Global warming is just one example of a problem that does not recognise national boundaries. Pandemics, migration, extremism, nuclear proliferation are some of the other problems that would be unresponsive to nationalist solutions. Someone has to rise to the occasion.
Barbara W Tuchman’s book ‘The Guns of August’ is the definitive account of the seemingly unconnected and localised actions that came together in the aftermath of the assassination of Archduke Franz Ferdinand of Austria in June 2014 to set off the ‘perfect storm’ of World War 1. A tour d’horizon of global politics today leaves one with a sense of déjà vu. Strident nationalism, narrowly-defined public agendas, egotistical and autocratic leadership … these are the defining features of the current political landscape. These were the forces described by Tuchman that slowly, unpredictably but inexorably pushed the world over the abyss in 1914. With America seeking an isolationist shell, Europe re-imagining its future, Russia looking to recreate the ‘Soviet Union’, and China pushing to regain its past pre-eminence, the question arises: Which country will provide the international leadership to forestall another ‘perfect storm’? Is this an opportunity for India to bestride the global stage?
Last month, on November 11, the leaders of 70 nations gathered in Paris, France, to commemorate the 100th anniversary of the Armistice Day—the day Germany signed the instrument of surrender that brought World War 1 to an end. This commemorative event should have been an occasion for the assembled leaders to reflect on the devastating consequences of jingoistic nationalism, misdirected pride and inflated egos. Instead, most used it as a platform to pander to their domestic constituencies. US President Donald Trump declared that he was a nationalist and tweeted that Europe should pay for its own defence. French President Emmanuel Macron retorted that “patriotism was the exact opposite of nationalism” and, with German Chancellor Angela Merkel, called for the creation of a Joint European Army. It was ironic that, on the day that marked the end of the bloodiest war in history hitherto, the leaders talked of institutions and structures of conflict than of avenues for securing sustainable peace.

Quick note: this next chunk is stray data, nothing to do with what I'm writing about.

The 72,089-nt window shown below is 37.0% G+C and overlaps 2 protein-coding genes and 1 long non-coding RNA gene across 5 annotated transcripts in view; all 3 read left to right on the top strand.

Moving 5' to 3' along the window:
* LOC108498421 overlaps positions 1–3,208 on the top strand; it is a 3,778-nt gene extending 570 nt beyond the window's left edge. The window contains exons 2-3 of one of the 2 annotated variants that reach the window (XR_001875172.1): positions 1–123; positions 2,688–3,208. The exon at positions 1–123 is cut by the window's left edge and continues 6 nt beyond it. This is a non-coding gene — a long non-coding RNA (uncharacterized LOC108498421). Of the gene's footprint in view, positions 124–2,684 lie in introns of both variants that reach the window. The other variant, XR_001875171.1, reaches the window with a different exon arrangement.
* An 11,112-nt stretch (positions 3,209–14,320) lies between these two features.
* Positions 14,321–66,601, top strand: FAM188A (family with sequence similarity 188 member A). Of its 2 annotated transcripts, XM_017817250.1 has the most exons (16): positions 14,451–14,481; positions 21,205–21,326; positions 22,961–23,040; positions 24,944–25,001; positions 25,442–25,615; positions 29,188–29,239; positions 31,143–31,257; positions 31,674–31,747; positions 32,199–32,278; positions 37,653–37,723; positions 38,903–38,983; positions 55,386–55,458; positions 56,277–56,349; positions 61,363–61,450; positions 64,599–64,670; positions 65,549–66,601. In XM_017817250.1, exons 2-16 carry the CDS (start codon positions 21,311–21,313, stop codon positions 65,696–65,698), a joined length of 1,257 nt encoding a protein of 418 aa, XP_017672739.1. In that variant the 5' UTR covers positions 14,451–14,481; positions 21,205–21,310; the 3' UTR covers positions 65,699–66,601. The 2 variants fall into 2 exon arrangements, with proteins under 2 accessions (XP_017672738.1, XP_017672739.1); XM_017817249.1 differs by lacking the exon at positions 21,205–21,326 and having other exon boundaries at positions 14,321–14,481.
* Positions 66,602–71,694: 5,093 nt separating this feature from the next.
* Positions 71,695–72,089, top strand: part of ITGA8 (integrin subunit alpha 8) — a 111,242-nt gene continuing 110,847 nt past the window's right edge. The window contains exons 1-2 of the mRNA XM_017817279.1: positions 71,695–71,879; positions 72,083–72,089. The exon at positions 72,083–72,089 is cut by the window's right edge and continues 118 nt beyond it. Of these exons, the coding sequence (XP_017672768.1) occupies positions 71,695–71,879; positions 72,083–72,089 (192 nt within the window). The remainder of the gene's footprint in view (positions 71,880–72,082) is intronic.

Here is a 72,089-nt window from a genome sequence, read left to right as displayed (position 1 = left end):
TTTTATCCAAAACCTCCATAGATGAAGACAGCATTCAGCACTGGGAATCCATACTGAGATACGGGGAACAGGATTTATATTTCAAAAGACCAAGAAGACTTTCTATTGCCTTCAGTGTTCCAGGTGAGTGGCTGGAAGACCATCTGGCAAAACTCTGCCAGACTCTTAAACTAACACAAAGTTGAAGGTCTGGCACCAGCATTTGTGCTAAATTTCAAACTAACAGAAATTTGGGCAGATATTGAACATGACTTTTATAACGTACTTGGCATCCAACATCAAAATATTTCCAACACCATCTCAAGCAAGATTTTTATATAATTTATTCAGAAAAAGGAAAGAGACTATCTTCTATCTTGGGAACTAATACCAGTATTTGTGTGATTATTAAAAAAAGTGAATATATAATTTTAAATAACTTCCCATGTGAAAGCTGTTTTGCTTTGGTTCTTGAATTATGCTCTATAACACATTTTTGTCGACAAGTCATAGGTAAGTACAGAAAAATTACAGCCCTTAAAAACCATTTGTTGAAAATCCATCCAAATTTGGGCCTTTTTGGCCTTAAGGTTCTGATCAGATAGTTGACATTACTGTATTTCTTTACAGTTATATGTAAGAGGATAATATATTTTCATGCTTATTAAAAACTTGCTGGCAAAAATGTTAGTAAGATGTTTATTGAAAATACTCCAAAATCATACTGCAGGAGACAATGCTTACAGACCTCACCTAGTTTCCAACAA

The phrase ‘perfect storm’ describes the unexpected or unanticipated confluence of seemingly unrelated events that leads to massive, possibly systemic, adverse ramifications. This phrase is now used broadly and across all disciplines—finance, economics, geopolitics and social. But it was first coined to describe a meteorological event. Bob Case, an employee of the National Oceanic and Atmospheric Administration of the US, forecast on October 27, 1991, based on satellite imagery, that a huge cold front was on collision course with a high pressure system somewhere along the North American East Coast, and “to add gasoline to the fire … the dying hurricane Grace (would deliver) immense tropical energy (and create thereby) a perfect storm.” Case indicated that the impact could be devastating. His forecast was prescient. The eastern seaboard was hit by hurricane force winds and 100-feet waves, and the damage was extensive. The phrase entered common parlance after the release of the film ‘The Perfect Storm’.